It’s finally here, that time of year where game sites make game of the year lists! It’s been, uh, a year. We’re all going through it, and we’ll probably keep going through it. But well, if Gaming still trucks on despite the circumstances, I may as well truck on, too.
So, as usual, the awards will be completely determined by reader votes. It’s obviously indie games only. Selections either must have released this year, released on a new platform this year, or had a major update that helped redefine the game. My justification for the latter two is that they tend to revitalize games to make them feel like they came out this year, and I’ve lost my sense of time, so I may as well treat them like they came out this year.
Now, there’s two new categories for the 2020 Awards. The first of which is “Most Interesting.” A game that you could consider interesting is subjective and could overlap with other categories. A safe game can be well-executed, but there can be a messy game that has an interesting pull. Maybe a game has a novel mechanic that makes it interesting, or maybe it has a fascinating story with gripping surprises. Whatever the case, there are bound to be interesting games out there to vote for.
You can vote here, and voting will be going on until Christmas. So, if you want to get the word out about a game that did well in a certain area, now’s the time to do it.
So now’s the time to announce the second new category: the Obvious Pick Award. This award is chosen by me and it’s to pick out a game that’s extremely likely to win a bunch. A game that I pick from now on will no longer be valid to be voted on in any category. This is to prevent any further award sweeps, like 2018’s Lucah: Born of a Dream and 2019’s Anodyne 2 sweeps.
And so, the Obvious Pick Award goes to Supergiant’s Hades. Hades previously won 3rd place in gameplay last year as an Epic Games Store exclusive and would have been eligible to win more had I not forbade it.
In Hades, you play as Zagreus, son of the titular character, and you’re trying to guide him out of the Underworld. It’s an action RPG roguelike that has a strong focus on story that’s captivated a whole lot of people and will probably be considered as the best indie game of the year by many outlets.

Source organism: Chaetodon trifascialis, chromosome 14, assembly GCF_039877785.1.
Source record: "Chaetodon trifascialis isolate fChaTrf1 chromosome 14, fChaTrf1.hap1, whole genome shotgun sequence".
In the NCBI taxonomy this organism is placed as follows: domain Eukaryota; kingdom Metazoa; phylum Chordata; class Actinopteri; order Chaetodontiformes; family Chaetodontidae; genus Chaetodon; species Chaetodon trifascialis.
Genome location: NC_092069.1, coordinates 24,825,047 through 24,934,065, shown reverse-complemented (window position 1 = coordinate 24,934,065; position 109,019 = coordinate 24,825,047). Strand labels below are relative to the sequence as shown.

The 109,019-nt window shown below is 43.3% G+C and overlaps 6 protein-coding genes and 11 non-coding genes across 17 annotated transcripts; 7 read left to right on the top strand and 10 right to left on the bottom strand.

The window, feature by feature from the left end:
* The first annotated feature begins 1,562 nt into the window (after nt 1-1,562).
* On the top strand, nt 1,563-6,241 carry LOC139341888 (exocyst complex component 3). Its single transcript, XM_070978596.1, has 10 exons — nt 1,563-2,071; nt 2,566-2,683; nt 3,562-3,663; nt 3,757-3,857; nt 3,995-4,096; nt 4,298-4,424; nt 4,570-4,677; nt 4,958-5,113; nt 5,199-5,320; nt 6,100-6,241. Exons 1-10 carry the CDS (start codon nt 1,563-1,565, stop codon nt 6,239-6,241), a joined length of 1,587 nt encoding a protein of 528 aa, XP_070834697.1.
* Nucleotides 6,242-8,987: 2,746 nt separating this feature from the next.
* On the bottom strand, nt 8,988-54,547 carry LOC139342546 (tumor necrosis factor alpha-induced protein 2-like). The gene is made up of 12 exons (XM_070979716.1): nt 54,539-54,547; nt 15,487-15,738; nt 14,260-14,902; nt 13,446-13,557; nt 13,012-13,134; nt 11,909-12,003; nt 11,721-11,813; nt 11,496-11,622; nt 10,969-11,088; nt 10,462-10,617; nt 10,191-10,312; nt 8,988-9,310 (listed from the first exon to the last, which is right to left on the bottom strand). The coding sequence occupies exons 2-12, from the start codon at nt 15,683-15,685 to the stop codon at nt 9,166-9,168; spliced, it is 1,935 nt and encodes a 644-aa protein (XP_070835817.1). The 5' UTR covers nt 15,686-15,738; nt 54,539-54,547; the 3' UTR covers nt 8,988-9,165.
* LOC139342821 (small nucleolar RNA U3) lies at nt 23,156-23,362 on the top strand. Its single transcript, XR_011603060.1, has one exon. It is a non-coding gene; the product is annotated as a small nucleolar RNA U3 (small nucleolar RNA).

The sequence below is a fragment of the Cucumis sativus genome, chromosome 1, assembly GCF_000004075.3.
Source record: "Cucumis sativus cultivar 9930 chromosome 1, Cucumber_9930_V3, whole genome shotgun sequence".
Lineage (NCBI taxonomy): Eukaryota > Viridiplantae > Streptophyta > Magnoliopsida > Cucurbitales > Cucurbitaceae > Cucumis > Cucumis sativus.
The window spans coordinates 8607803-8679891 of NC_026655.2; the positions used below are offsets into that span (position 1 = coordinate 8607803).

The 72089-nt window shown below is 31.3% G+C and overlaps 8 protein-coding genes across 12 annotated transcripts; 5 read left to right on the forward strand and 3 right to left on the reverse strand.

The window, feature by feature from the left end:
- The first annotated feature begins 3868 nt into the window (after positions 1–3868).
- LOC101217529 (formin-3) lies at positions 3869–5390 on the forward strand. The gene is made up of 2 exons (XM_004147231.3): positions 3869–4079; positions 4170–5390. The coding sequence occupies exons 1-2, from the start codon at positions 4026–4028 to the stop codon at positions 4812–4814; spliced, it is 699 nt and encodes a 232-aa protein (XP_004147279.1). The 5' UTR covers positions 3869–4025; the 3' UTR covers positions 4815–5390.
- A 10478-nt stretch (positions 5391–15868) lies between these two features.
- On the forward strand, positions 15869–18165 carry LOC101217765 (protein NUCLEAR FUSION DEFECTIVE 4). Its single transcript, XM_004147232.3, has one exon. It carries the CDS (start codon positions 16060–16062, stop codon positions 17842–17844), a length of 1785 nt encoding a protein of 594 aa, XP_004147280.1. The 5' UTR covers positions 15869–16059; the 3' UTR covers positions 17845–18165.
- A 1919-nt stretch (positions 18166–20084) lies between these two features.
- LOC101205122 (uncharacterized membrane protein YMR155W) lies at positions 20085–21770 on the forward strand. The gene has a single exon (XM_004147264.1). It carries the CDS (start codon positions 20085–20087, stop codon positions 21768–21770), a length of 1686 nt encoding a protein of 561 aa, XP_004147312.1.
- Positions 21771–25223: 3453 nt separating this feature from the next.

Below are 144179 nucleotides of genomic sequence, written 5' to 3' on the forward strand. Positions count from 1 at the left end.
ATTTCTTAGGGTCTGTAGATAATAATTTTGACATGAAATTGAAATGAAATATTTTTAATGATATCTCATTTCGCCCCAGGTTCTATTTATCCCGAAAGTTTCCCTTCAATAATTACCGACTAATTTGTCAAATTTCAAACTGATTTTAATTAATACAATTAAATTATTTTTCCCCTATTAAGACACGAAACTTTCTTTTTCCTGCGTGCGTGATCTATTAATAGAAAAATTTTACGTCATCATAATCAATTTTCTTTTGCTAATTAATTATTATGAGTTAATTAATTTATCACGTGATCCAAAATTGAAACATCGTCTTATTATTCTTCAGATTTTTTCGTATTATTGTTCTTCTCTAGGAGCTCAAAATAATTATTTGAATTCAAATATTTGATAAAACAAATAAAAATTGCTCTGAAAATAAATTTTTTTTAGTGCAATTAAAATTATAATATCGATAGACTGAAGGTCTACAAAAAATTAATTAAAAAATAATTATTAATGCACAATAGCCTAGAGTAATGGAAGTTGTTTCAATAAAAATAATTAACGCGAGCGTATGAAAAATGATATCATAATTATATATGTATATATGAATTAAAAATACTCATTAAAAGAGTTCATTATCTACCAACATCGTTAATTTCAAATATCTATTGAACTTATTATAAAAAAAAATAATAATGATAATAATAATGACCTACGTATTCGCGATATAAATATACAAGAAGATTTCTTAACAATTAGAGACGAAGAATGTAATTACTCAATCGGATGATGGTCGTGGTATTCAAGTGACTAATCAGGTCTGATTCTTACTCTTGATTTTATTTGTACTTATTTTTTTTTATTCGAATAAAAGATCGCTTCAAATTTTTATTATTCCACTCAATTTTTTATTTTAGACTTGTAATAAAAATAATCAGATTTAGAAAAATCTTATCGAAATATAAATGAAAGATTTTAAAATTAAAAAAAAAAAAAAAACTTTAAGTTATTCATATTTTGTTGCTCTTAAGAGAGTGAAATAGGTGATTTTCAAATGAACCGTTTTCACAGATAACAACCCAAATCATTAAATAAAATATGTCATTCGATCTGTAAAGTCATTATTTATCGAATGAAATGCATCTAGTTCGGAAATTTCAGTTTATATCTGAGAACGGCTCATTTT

Letting that happen here would be too boring, though. Too predictable. Don’t vote on this because I’m going to throw those votes out.
But do you know an indie game that’s not likely to win “game of the year” awards? Among Us. Among Us is technically not eligible for any awards this year on this site or any other, but it’s had such a big impact that it can’t go unaddressed!
Unless you’ve been living under a rock, Among Us was a game by Innersloth that released in 2016. It’s one of those social deduction games where there’s at least one imposter in a group of players and the players have to figure out who it is before they’re all whittled down. Among Us notably differentiates itself from the likes of Trouble in Terrorist Town, Town of Salem and other Mafia-esque games by giving players minigame tasks to focus on while the imposter stalks around.
The game suddenly took off earlier this year when it became a hit among streamers. Innersloth is also the developer of the Henry Stickmin flash games and they released a collection around the same time on Steam, which may have helped give it a boost.
Thinking about Among Us also had me thinking about these “game of the year” award things in general. Could a game be considered “game of the year” if it wasn’t released that year if that was the year it had the most impact, moreso than any other game that released at the time? Not everything comes into its own immediately.
In fact, there are some games that continue to persist on and can arguably have a greater presence than any game that came out on a certain year. For me, the thrill of watching old games being speedrun on Games Done Quick holds a greater impact than the Last of Us 2, a game that I’ve seen nobody talk about after the initial blitz of Discourse. If there was a chance to nominate Mushihimesama-Futari and its juicy cancels over the Last of Us 2 in a game of the year thing, I’d take it.
Though, despite these ramblings, I think a good game of the year list is good for curation. A lot of games are released yearly, especially if you aren’t solely paying attention to the big corporate sphere, and a lot of those games tend to fall through the cracks. And so, I still think Indie Hell Zone having a game of the year list is important for bringing attention to those indie games that wouldn’t have gotten much otherwise.
So, again, get those votes in! And again, don’t vote for Hades, the game that already has a lot of press and success. Seek out other games and let people know you love them!